For as long as I can remember, I’ve loved books, and I started that love affair early. My mother always had a book in hand, and she introduced me to Trixie-Belden and the wonderful stories about a young girl who solved crime when I was still in elementary school. But books were a luxury, and the store-bought books that came through our door were few and far between. I soon discovered though, that the library had what seemed to me, an endless supply.
As a teenager, I spent hours in the library, browsing the shelves, searching for interesting stories and when I found an author I liked, I read everything they published. One summer, it was Jane Austen’s books, another year Agatha Christie filled my days. My tastes were eclectic – and still are – I just wanted a good story and authors like Isaac Asimov, James Clavell, Robert Ludlum, J.R.R. Tolkien, Emily Bronte, Arthur Conan Doyle, Stephen King and Mary Higgins Clark delivered.
But the books I read about far-away places, Russian spies and early Britain, also sparked an interest in world politics, history, geography, art and culture. They opened up the world to me, and they stirred my imagination.
I knew from an early age that I wanted to be a scientist, and that’s where my education and career took me, but there’s always been a part of me that wanted to write. In science, we explore, discover and experiment – we investigate mysteries. So I suppose it’s only natural that when I did take that first step, I wrote Thirst, a suspense thriller.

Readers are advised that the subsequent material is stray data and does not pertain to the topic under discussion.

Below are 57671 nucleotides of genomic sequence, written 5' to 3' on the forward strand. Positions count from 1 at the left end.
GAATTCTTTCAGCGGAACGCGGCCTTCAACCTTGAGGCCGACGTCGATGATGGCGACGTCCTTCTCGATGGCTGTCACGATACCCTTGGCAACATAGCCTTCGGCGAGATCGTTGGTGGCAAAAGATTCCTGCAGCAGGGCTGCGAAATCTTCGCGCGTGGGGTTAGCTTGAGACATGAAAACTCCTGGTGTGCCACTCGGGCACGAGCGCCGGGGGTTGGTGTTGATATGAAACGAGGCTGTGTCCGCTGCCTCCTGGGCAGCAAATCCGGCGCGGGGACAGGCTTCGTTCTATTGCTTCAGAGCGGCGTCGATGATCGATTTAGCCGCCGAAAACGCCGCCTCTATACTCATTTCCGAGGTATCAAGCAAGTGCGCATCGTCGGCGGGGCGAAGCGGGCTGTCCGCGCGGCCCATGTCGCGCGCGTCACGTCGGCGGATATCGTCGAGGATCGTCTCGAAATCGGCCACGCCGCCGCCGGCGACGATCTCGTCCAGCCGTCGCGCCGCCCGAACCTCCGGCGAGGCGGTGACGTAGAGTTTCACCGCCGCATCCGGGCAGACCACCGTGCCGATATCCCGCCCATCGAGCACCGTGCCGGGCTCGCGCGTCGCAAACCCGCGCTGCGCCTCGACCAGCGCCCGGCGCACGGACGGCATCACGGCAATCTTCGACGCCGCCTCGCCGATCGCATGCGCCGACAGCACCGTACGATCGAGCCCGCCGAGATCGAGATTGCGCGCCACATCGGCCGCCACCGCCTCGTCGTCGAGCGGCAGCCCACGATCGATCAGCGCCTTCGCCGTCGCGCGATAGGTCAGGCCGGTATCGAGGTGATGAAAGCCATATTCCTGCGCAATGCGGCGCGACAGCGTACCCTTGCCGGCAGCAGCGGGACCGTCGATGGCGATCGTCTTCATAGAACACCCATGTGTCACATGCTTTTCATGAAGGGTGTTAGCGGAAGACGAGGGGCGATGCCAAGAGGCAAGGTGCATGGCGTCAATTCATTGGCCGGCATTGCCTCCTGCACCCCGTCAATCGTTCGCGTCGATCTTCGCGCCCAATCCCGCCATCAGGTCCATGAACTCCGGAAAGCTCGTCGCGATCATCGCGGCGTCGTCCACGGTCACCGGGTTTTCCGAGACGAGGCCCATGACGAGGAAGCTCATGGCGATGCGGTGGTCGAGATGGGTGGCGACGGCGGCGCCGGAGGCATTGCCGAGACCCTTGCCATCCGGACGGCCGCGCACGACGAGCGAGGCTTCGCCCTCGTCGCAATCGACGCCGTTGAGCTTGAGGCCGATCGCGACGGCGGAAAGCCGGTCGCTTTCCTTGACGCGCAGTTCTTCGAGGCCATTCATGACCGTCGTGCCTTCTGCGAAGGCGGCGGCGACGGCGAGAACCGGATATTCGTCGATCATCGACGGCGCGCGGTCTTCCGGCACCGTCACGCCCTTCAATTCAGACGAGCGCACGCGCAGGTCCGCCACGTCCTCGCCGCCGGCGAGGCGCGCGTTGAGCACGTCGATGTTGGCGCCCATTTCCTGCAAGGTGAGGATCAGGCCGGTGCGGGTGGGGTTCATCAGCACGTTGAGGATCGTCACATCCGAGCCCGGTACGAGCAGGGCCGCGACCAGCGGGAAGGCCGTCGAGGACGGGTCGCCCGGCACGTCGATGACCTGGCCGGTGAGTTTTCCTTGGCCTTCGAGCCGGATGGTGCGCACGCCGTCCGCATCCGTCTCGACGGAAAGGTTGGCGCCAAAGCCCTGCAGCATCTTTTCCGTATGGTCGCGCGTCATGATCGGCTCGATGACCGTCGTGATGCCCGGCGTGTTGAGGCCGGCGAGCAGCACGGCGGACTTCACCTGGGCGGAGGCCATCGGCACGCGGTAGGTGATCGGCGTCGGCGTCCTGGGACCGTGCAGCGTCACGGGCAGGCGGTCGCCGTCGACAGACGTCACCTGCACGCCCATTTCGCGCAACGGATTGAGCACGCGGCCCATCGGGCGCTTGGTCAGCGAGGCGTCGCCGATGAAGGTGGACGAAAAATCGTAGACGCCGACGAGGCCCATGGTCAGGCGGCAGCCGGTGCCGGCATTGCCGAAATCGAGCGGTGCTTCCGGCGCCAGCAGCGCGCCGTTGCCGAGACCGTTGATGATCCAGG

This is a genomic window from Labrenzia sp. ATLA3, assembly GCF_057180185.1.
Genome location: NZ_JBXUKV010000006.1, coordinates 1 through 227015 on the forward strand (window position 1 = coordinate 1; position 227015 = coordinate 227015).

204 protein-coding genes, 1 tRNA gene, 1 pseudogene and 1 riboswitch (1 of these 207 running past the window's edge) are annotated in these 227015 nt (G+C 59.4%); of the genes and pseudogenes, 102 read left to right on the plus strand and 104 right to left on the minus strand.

But as a writer I’ve taken on the challenge of creating a mystery rather than solving one, and it is a challenge! Too many clues or too few, a simple plot or one that’s too complex, slow vs fast pacing – all of these elements have to be carefully considered as I construct my story. Above all, I want to give people a story they can immerse themselves in, a story I would like to read too.
There’s no doubt that the authors of my childhood greatly influenced me, and so have the many authors I discovered as an adult. I still prowl the library, searching for a good read, and I still take great delight in finding a new author. And if you had told me when I was a young girl that I would one day see my own novel on those library shelves, I wouldn’t have believed you, but a few weeks ago that’s exactly what happened.
As much as I’m been overjoyed to see Thirst in stores, it’s the libraries that I’m most proud of. Libraries make books that entertain, teach and inspire available to everyone regardless of age, income or education, and they power dreams. Without that library in my small hometown of Thunder Bay, Ontario, I wouldn’t be where I am now.
I’m at the beginning of my writing career, but perhaps one day a reader will find my Alex Graham series on the library shelves and it will inspire them to search out more authors, or to write their own book.